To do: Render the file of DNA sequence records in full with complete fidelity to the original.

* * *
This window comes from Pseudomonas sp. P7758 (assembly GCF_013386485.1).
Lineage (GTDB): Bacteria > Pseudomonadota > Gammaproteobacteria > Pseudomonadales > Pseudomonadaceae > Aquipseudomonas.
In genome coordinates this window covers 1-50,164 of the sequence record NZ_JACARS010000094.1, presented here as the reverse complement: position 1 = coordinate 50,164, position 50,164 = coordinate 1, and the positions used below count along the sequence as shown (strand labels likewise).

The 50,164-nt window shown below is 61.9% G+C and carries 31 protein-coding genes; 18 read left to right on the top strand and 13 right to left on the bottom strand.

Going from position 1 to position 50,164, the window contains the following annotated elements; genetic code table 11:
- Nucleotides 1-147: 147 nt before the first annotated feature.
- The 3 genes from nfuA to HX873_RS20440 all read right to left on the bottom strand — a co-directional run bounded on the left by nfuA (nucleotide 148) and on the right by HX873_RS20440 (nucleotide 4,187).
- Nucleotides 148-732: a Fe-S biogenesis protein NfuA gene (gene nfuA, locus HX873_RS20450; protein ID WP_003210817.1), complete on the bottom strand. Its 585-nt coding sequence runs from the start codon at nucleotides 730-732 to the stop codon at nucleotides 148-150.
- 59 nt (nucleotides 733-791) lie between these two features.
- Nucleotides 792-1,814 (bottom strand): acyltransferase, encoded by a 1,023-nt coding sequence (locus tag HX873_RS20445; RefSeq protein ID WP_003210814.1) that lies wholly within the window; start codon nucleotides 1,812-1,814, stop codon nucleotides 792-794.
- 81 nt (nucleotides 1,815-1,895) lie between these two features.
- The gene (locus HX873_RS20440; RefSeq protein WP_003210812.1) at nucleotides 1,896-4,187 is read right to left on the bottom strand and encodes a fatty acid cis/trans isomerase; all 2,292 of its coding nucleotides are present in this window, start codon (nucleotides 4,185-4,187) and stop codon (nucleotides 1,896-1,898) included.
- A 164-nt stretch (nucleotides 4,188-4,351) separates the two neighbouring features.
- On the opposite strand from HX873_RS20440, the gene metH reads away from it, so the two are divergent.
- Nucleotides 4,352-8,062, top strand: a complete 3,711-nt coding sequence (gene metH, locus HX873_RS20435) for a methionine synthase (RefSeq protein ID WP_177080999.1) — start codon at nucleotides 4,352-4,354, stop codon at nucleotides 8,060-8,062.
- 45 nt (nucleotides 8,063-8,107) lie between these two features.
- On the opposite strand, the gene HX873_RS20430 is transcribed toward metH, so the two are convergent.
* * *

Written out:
This window comes from Pseudomonas sp. P7758 (assembly GCF_013386485.1).
Lineage (GTDB): Bacteria > Pseudomonadota > Gammaproteobacteria > Pseudomonadales > Pseudomonadaceae > Aquipseudomonas.
In genome coordinates this window covers 1-50,164 of the sequence record NZ_JACARS010000094.1, presented here as the reverse complement: position 1 = coordinate 50,164, position 50,164 = coordinate 1, and the positions used below count along the sequence as shown (strand labels likewise).

The 50,164-nt window shown below is 61.9% G+C and carries 31 protein-coding genes; 18 read left to right on the top strand and 13 right to left on the bottom strand.

Going from position 1 to position 50,164, the window contains the following annotated elements; genetic code table 11:
- Nucleotides 1-147: 147 nt before the first annotated feature.
- The 3 genes from nfuA to HX873_RS20440 all read right to left on the bottom strand — a co-directional run bounded on the left by nfuA (nucleotide 148) and on the right by HX873_RS20440 (nucleotide 4,187).
- Nucleotides 148-732: a Fe-S biogenesis protein NfuA gene (gene nfuA, locus HX873_RS20450; protein ID WP_003210817.1), complete on the bottom strand. Its 585-nt coding sequence runs from the start codon at nucleotides 730-732 to the stop codon at nucleotides 148-150.
- 59 nt (nucleotides 733-791) lie between these two features.
- Nucleotides 792-1,814 (bottom strand): acyltransferase, encoded by a 1,023-nt coding sequence (locus tag HX873_RS20445; RefSeq protein ID WP_003210814.1) that lies wholly within the window; start codon nucleotides 1,812-1,814, stop codon nucleotides 792-794.
- 81 nt (nucleotides 1,815-1,895) lie between these two features.
- The gene (locus HX873_RS20440; RefSeq protein WP_003210812.1) at nucleotides 1,896-4,187 is read right to left on the bottom strand and encodes a fatty acid cis/trans isomerase; all 2,292 of its coding nucleotides are present in this window, start codon (nucleotides 4,185-4,187) and stop codon (nucleotides 1,896-1,898) included.
- A 164-nt stretch (nucleotides 4,188-4,351) separates the two neighbouring features.
- On the opposite strand from HX873_RS20440, the gene metH reads away from it, so the two are divergent.
- Nucleotides 4,352-8,062, top strand: a complete 3,711-nt coding sequence (gene metH, locus HX873_RS20435) for a methionine synthase (RefSeq protein ID WP_177080999.1) — start codon at nucleotides 4,352-4,354, stop codon at nucleotides 8,060-8,062.
- 45 nt (nucleotides 8,063-8,107) lie between these two features.
- On the opposite strand, the gene HX873_RS20430 is transcribed toward metH, so the two are convergent.